Anonymous
Thu 25-Oct-2007 19:21
This is idiotic. If syntax highlighting helps you, use it. If it doesn't, don't. But don't try to make a creaky argument for a personal preference, treating as objective something that is entirely subjective.
Anonymous
Thu 25-Oct-2007 21:40

lft wrote:

I believe that some things should not be made as simple as possible, because when a task is too simple, people do it without thinking. Developing software is complex and error-prone, so people need to be thinking when doing it. And yeah, I realize that these opinions are controversial to some.
Bad behavior -- like smoking, shoplifting, or checking in code without unit tests -- should be made hard. Everything else should be made as simple as possible. Your own article confirms this. You don't dislike syntax highlighting because it makes it too easy for you to code, instead, you dislike it because you find your editor's fruit salad syntax highlighting distracting enough that it makes it _harder_.

I will give you another example I dislike wizards myself, not because they make my life too easy, but because they lead to a false sense of security and frequently mangle my own code. They make my life harder pretending to make it easier.

lft wrote:

Many of you complain about my comparison with prose. However, I don't use that as an argument in the text. I even write "Unlike novels..." in the section about semantics. I added the Alice in Wonderland quote as an amusing illustration. Perhaps some of you were just skimming through the article, rather than trying to understand it... =)
Pictures are supposed to reinforce the ideas in your text. When you take one to argue an opposing view, you are misusing a powerful tool to "trip" your readers. Does it mean that images should be abolished or that they should be used in a more congruent way?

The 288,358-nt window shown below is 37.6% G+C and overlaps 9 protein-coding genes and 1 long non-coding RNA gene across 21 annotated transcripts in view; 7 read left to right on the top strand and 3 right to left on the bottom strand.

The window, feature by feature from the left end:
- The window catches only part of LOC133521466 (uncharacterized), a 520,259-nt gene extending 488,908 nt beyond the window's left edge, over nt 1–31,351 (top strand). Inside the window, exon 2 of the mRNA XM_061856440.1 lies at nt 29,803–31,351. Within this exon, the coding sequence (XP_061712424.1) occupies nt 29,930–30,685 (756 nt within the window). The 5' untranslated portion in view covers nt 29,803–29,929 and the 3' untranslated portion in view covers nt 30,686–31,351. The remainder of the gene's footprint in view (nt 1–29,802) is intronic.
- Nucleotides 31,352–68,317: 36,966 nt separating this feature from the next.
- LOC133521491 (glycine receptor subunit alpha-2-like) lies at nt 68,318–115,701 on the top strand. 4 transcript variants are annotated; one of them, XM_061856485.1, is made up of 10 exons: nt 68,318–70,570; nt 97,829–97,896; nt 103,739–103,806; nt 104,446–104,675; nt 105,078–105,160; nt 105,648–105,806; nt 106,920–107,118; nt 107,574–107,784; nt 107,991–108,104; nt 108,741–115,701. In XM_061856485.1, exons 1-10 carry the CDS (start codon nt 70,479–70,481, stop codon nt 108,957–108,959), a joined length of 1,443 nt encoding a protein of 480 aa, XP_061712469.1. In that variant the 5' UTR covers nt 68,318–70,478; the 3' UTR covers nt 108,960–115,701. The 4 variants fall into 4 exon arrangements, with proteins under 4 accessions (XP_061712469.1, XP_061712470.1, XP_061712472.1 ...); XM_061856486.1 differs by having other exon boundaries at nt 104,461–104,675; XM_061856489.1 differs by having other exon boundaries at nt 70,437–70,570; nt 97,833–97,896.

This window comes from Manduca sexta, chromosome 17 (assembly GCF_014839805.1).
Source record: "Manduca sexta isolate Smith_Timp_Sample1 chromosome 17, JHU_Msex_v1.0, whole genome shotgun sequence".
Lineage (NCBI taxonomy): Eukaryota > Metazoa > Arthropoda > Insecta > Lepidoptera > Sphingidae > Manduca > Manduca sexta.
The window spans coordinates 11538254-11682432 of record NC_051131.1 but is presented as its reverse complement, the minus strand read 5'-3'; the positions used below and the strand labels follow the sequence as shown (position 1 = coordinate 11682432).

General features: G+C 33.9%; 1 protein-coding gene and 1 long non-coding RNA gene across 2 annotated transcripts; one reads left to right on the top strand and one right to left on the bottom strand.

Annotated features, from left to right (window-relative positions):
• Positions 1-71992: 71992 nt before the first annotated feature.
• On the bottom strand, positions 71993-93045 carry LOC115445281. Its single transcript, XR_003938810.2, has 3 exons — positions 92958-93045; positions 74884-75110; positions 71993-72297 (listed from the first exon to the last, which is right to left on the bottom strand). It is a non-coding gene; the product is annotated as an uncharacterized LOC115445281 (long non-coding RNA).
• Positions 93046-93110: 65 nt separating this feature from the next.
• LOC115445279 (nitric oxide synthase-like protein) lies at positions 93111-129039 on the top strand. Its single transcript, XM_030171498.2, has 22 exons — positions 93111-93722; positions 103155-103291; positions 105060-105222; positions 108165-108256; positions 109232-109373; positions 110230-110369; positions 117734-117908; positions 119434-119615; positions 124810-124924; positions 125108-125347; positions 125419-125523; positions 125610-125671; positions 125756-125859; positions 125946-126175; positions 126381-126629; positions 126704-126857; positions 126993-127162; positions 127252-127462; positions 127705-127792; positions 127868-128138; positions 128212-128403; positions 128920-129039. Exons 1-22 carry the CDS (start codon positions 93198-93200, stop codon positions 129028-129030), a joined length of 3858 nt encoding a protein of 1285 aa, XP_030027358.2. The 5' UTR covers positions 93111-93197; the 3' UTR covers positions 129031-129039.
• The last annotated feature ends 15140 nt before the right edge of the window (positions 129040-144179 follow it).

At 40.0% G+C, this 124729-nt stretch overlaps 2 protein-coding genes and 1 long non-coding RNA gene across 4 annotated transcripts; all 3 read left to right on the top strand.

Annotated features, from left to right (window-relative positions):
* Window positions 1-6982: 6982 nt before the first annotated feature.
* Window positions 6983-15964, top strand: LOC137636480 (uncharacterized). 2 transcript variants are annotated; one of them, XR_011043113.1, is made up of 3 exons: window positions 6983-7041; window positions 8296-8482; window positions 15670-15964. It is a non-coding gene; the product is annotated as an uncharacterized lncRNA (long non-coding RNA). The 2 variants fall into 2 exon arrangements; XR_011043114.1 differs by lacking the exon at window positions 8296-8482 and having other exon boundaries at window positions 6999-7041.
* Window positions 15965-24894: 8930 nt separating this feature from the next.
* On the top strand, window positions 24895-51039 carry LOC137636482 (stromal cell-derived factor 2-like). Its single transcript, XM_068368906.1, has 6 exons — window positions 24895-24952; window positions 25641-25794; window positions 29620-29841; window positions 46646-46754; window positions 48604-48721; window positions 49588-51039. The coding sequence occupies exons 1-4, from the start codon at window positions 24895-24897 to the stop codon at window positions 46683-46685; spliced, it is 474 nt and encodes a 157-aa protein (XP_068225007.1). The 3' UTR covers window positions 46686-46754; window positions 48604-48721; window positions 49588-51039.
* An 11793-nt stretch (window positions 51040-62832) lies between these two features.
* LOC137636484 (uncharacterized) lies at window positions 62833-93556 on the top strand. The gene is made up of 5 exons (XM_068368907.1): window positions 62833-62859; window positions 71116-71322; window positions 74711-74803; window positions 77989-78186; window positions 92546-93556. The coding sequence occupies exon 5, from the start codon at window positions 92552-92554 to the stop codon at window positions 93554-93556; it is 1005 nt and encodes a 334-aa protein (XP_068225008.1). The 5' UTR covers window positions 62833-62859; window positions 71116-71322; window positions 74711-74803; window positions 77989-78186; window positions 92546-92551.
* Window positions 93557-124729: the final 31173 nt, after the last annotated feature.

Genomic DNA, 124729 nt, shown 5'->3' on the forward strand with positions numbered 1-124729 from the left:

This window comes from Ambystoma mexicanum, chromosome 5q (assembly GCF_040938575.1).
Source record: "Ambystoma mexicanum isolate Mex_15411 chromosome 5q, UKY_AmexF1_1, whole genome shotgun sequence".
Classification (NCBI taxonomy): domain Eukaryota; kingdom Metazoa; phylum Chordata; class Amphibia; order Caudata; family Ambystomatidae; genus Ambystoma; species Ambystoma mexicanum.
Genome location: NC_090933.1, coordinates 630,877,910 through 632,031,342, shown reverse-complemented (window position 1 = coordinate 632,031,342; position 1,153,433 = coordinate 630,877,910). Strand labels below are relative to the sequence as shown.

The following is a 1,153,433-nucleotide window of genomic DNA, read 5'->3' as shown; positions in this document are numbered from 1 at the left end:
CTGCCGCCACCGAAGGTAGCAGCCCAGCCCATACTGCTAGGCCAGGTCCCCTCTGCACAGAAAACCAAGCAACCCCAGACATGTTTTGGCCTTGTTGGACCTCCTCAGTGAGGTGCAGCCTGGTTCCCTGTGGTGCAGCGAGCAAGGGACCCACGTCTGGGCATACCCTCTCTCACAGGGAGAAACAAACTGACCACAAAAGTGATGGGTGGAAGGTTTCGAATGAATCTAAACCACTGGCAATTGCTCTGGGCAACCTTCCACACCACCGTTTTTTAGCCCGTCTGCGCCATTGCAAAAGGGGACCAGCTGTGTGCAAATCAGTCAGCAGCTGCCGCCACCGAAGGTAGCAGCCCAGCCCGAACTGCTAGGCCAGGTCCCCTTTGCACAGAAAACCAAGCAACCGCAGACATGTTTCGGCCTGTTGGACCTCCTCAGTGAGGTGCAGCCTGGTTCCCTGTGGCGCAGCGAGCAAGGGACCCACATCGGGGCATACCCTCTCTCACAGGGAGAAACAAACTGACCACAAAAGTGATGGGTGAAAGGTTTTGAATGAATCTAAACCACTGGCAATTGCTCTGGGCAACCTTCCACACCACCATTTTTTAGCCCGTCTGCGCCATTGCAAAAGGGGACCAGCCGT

lft
Linus Åkesson
Fri 26-Oct-2007 17:53
Bad behavior -- like smoking, shoplifting, or checking in code without unit tests -- should be made hard. Everything else should be made as simple as possible. Your own article confirms this.

Exactly. And making changes in code that one doesn't fully understand is bad, dangerous behaviour.

You don't dislike syntax highlighting because it makes it too easy for you to code, instead, you dislike it because you find your editor's fruit salad syntax highlighting distracting enough that it makes it _harder_.

But my point is that syntax highlighting makes it easier for us to dive in and fix the code before we understand it, because it encourages us to skim through the code on a superficial level. The syntax highlighting distracts us from seeing the forest by making it easier to see the trees.
Anonymous
Tue 30-Oct-2007 15:52
First, sorry for my bad English.

First, and most important. If you color some program in random colors, like you did with your Alice In Wonderland text, it REALLY will be hard to read.

Computer program is not intended to be read sequentially, instead it contains several layers of semantics, tokens grouped into higher order structures. For example, thanks to syntax highlighting, when you are searching for an identifier, you can skip comments, string constants and operators. In computer program SAME english
word can have different meaning in different places and therefore will confuse you and will slow down your work. Syntax highlighting can show you, for example, that you are using library subroutine name as variable. And, in C, this can be a serious problem. In fact, ability of Visual Assist to distinguish between macros, variables and functions makes this seriously outdated language much more bearable and allows for using more powerful and dangerous features ( especially preprocessor :) ) without fear of shooting youself in the foot.